Sunday, May 26, 2013

A Sucker for Wine (How wine gets made: grape growing in the spring)

I, as a 27 year old man, with an average bathroom usage of 4 times a day, have made roughly 40 thousand trips to the bathroom. This rough guestimation of bathroom usage suggests that I have touched the reproductive organs of a grape vine far more than my own.

The amount of work that goes into producing wine for our consumption is unimaginable. The sheer scale of production would astonish anyone not intimately familiar with the process. A 100 acre vineyard in Niagara would be home to roughly 400 thousand vines, each needing individual care and attention multiple times a year. Very little work is done by machines in the vineyard, in general the only time a vine will be touched by a machine is at harvest, the rest of the year it is human (often Mexican migrant workers') hands that are transforming a grape vine from a wild plant to a neatly trellised vine that will produce quality fruit. My hands serve as a testament to the attention required by each vine. In 4 short weeks my hands went from being the soft hands of an academic, to cracked, cut and permanently dirty, unable to feel the stab of a branch or the bite of a spider.

During the early spring the job that takes the most amount of time is suckering. Suckering is done to ensure that the grapes that are grown are quality grapes. A grower can choose to grow for quality or quantity. Grapes are sold by the tonne; an acre of quality grapes producing anywhere from 2-5 tonnes, less quality grapes for bulk wine will often yield 6 or more tonnes an acre. Suckering brings what would be around 8 tonnes an acre to about 4 tonnes an acres. The less grapes grown on a vine the better quality the grapes will be, the vine will put all its energy into 5 bunches rather than 10 bunches which increases concentration and ripeness it's the difference between this:

Thirty Bench "Triangle Vineyard"- one of the best Rieslings coming out of Niagara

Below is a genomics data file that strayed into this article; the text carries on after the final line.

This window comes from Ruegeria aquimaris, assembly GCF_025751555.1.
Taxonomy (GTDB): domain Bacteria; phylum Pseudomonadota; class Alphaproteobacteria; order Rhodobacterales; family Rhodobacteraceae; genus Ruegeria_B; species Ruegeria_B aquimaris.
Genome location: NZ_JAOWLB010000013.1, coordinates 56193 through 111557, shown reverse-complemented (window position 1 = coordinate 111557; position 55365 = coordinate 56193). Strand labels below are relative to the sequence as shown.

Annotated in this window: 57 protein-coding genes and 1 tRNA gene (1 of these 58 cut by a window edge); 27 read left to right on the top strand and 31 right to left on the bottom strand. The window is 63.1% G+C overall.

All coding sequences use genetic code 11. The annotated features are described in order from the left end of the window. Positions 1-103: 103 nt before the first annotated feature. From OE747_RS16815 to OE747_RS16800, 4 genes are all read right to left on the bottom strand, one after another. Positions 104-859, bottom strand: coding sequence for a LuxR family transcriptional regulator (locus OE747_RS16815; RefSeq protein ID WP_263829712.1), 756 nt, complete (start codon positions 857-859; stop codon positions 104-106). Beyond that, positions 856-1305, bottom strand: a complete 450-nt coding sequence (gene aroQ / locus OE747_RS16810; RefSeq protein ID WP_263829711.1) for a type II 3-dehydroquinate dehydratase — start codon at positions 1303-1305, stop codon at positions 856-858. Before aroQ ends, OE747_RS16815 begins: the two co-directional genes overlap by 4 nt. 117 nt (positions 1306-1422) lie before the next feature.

and this:

If you were drinking in the 70's or 80's I think you get the point, to anyone else: this is still sold go pick up a bottle to see the effect of (what I'm guessing is) large tonnage per acre.

There are several practices employed to control yield (tonnage per acre or hectare if you want to be all European about it) one of which is suckering. Keep in mind a vineyard of 100 acres has roughly 400 thousand vines, the crew I'm with is responsible for maintaining roughly 360 acres so about 1.5 million vines. There are 15 of us. 100 000 vines per person. The reason we have to sucker is because vines love growing shoots. In the picture on the left you can see shoots coming out of the cane. The shoots are the light coloured branches that the grapes and leaves are attached to, the cane is the horizontal piece of dark wood the shoots are growing out of.

Without suckering the picture above would look very different, instead of there being 6 or so shoots visible there would be none visible because the foliage and grapes would be so dense. Because god hates wine and vineyard workers he decided it would be appropriate for a vine to produce anywhere from 2-4 shoots (called the secondaries, tertiaries, and quaternaries) from the same location, for good wine we want 1 (the primary shoot). All this is a long rambling way for me to say I have to turn this:

Notice the leaves on the bottom of the stem and in between the two wires.

into this:

No more leave on the bottom or between the wires.

These vines are simple, they are young and the suckers (the shoots that grow in places we don't want them; bottom and between wires in this case) and the secondaries are all easily accessible and visible. On older vines, particularly Pinot Noir, they are neither easily accessible or visible. The labour involved is often back breaking and extremely mundane but there are a mere 100 000 vines I will have to do this to in the span of a few weeks, roughly equivalent to the number of bathroom breaks I will have taken if I make it to the age of 60. It is amazing that any of us can even afford to drink wine, given the amount of labour involved and the risks from disease and insects each bottle of wine should cost about $10 000, '47 Cheval Blanc anyone?

As a final disclaimer: I don't work for either 30 Bench or Mateus but I do think both wines are worth trying.